Trey’s first words to his Wesley friends were, “God can double that amount if we honor him.”

Ginger Grissom Stevens, Executive Director of the Wesley House agreed saying, “We are not going to take the crosses down. That’s not who we are.”

As Trey had learned earlier, talk is cheap. Action is real. The 1 John 3:17 ministry and its army of supporters who had built the playground, started the summer enrichment programs, and spent many an afternoon providing activities for the neighborhood children, came together to plan a community wide fundraising event. Nobody involved had ever done anything of the sort.

They decided to bring in a dynamic speaker, a former mob leader Michael Franzese, a born-again Christian who for years ran the Brooklyn mob. Many churches in Meridian got behind the effort and the event was held at the Evangel Temple where the auditorium was large enough to accommodate a huge crowd. There was no admission, but the plan was to take up an offering with all proceeds pledged to the Wesley House.

Trey-and-Son-HuntingAs the day drew near, Trey began to get nervous. What if they failed to raise even the $10,000 that was critical? In the beginning, he was so sure God would double that amount, but he admits he had a lot of anxiety in the few days prior to the August 22 event.

It was standing room only that night in the auditorium. Trey was a bundle of nerves. After the offering was received and while the speaker delivered his speech, Trey and a few other leaders were in a room counting the money having promised to report to the audience before a benediction was given.

Trey confesses that he was “maybe a little out of control” when he jumped on the stage waving the letter from the agency that had denied the grant unless all Christian symbols were removed. He shouted like a street evangelist as he tore the letter in half announcing, “God hasn’t just doubled that amount. He doubled the double!” The place erupted as people flooded the aisles celebrating the $40,000 that had been given in that one night.

Sounding more like a little boy on Christmas morning than a forty-year-old father of four, Trey says, “It was better than winning the Super Bowl!”


A Philosophy of Life

When Trey was named by the Meridian Junior Auxiliary as Humanitarian of the Year in 2012, the Meridian Star did an extensive interview with him. One of their questions involved his philosophy of life. I wish space would permit me to quote the entire answer.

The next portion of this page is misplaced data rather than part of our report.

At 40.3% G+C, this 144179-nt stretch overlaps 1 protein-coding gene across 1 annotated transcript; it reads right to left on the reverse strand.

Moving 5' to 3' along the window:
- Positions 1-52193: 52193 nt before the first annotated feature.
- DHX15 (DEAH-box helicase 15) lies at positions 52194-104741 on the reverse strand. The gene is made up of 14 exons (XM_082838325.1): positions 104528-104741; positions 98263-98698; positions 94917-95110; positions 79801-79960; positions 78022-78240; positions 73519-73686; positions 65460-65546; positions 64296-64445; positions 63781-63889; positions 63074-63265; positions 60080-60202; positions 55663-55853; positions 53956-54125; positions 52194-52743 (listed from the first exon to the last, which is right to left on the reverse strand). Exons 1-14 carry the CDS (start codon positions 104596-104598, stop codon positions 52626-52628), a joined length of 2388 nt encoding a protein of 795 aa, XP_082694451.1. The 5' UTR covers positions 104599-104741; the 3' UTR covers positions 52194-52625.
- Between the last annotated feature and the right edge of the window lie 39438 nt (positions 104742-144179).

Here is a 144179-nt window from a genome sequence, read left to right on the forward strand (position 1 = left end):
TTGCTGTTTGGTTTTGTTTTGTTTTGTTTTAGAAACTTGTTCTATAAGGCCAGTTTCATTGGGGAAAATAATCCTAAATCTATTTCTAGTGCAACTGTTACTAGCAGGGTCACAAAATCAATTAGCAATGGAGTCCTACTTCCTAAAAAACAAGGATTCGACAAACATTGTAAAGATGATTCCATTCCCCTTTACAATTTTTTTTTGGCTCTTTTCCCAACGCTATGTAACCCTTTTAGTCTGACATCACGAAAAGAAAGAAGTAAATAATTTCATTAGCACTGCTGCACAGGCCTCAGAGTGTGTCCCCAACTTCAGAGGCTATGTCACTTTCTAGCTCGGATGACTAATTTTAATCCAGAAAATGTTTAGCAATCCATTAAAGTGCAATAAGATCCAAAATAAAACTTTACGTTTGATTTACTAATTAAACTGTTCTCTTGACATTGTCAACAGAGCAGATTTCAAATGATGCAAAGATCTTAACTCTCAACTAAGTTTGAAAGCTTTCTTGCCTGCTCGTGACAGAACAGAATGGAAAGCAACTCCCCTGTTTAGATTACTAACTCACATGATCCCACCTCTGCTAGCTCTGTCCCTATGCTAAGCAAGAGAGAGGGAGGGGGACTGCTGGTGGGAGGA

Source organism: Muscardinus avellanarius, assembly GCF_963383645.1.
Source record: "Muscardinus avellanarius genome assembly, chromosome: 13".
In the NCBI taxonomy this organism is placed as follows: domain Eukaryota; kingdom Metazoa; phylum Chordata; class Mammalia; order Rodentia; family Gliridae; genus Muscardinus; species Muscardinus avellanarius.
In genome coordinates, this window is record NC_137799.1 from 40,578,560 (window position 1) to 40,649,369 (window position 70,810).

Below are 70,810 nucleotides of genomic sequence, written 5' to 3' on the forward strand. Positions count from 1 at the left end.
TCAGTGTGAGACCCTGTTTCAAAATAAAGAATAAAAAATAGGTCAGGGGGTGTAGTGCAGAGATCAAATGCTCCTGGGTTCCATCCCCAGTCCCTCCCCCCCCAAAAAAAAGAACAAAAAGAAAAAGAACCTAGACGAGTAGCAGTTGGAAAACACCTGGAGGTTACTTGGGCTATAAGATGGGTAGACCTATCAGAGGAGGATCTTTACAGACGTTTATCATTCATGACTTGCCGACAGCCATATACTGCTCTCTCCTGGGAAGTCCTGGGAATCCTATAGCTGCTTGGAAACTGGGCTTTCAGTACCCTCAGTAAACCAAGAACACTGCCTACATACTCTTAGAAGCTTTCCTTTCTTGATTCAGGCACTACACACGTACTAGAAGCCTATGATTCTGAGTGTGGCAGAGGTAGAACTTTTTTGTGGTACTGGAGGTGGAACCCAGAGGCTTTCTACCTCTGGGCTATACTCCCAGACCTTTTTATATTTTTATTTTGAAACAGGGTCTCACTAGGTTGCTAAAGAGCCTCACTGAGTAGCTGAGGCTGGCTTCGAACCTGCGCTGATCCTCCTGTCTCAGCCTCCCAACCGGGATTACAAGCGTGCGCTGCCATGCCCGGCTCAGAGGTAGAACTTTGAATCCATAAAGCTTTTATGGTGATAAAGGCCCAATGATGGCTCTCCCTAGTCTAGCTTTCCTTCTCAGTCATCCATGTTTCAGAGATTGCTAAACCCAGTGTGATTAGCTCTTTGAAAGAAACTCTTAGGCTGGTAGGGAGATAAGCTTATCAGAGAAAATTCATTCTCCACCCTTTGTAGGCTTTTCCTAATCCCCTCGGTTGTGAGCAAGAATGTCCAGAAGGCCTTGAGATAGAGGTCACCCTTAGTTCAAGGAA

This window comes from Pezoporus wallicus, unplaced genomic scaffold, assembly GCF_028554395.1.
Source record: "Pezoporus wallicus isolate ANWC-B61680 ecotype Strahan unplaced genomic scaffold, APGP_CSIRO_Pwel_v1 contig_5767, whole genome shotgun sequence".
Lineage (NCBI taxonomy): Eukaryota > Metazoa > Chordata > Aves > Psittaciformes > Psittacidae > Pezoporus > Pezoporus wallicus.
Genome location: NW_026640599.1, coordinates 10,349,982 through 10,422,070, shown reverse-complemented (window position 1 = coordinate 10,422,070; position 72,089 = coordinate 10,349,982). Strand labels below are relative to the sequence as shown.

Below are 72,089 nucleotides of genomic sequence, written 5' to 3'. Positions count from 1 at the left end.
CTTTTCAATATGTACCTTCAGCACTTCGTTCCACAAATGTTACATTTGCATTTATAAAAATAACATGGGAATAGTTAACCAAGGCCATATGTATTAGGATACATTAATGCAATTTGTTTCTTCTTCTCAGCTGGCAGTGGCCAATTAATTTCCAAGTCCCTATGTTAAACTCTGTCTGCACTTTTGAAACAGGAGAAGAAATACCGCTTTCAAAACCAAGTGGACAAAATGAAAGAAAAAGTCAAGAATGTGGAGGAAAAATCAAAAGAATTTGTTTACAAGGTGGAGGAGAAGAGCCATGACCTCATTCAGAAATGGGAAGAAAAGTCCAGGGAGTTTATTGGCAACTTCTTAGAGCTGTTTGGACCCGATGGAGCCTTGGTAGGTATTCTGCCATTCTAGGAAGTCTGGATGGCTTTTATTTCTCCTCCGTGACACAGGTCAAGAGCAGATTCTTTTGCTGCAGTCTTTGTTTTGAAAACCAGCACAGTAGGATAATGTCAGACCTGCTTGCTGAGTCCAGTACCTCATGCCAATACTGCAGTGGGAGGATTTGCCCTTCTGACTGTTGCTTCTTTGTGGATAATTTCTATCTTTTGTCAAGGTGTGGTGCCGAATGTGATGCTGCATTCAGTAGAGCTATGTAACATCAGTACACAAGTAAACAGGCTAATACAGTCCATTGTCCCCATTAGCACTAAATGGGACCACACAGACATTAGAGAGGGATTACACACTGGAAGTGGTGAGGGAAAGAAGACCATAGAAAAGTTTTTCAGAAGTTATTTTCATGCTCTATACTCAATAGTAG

Marilyn-with-Family-for-Interview“My philosophy of life is based on what was accomplished through people in the Bible. I hope to carry out things through God’s guidance just like they did with the goal of drawing people into a relationship with God…Small armies conquered big armies, diseases disappeared, seas parted to make dry land, shepherd boys became kings,…storms are stilled, the hungry are fed, the blind find sight…I want to be a part of these. God wants to use us. God is calling us…We are facing giants in this world. God needs some people who are willing to fight for His glory…There are people in our backyards if it rains tonight will get wet. There are people in our backyards wondering if they are going to eat today. There are people in our backyards that could die tonight without knowing Jesus. You might say the problem is too big and what difference can I make?”

Trey closed that article with a story you may have heard before. It is too good not to tell again.

“I read in a book a story of a young boy on a beach full of starfish. Each starfish washed up on the beach was dying. The young boy walked down the beach throwing one starfish a time back into the lifesaving water. An elderly gentleman saw the young boy and told him, “young boy what you are doing is noble but you cannot fix this problem. This problem is too big.” The young boy picked up one starfish, threw it in the water, smiled, and told the man, “Well, it mattered to that one.”

The 1 John 3:17 Ministry is five years young. Maybe Trey and his willing and generous warriors haven’t fixed every problem and filled every need among every hurting person in the city of Meridian, but they have certainly made a difference and will continue to make a difference as God calls them to love and help one person at a time. Kind of reminds me of something Jesus might do.


For more information on the 1 John 3:17 Ministry contact You can also mail donations to PO BOX 664, Marion, MS, 39342. Make checks payable to the Wesley House and earmark them for 1 John 3:17.

















Pro-Life Mississippi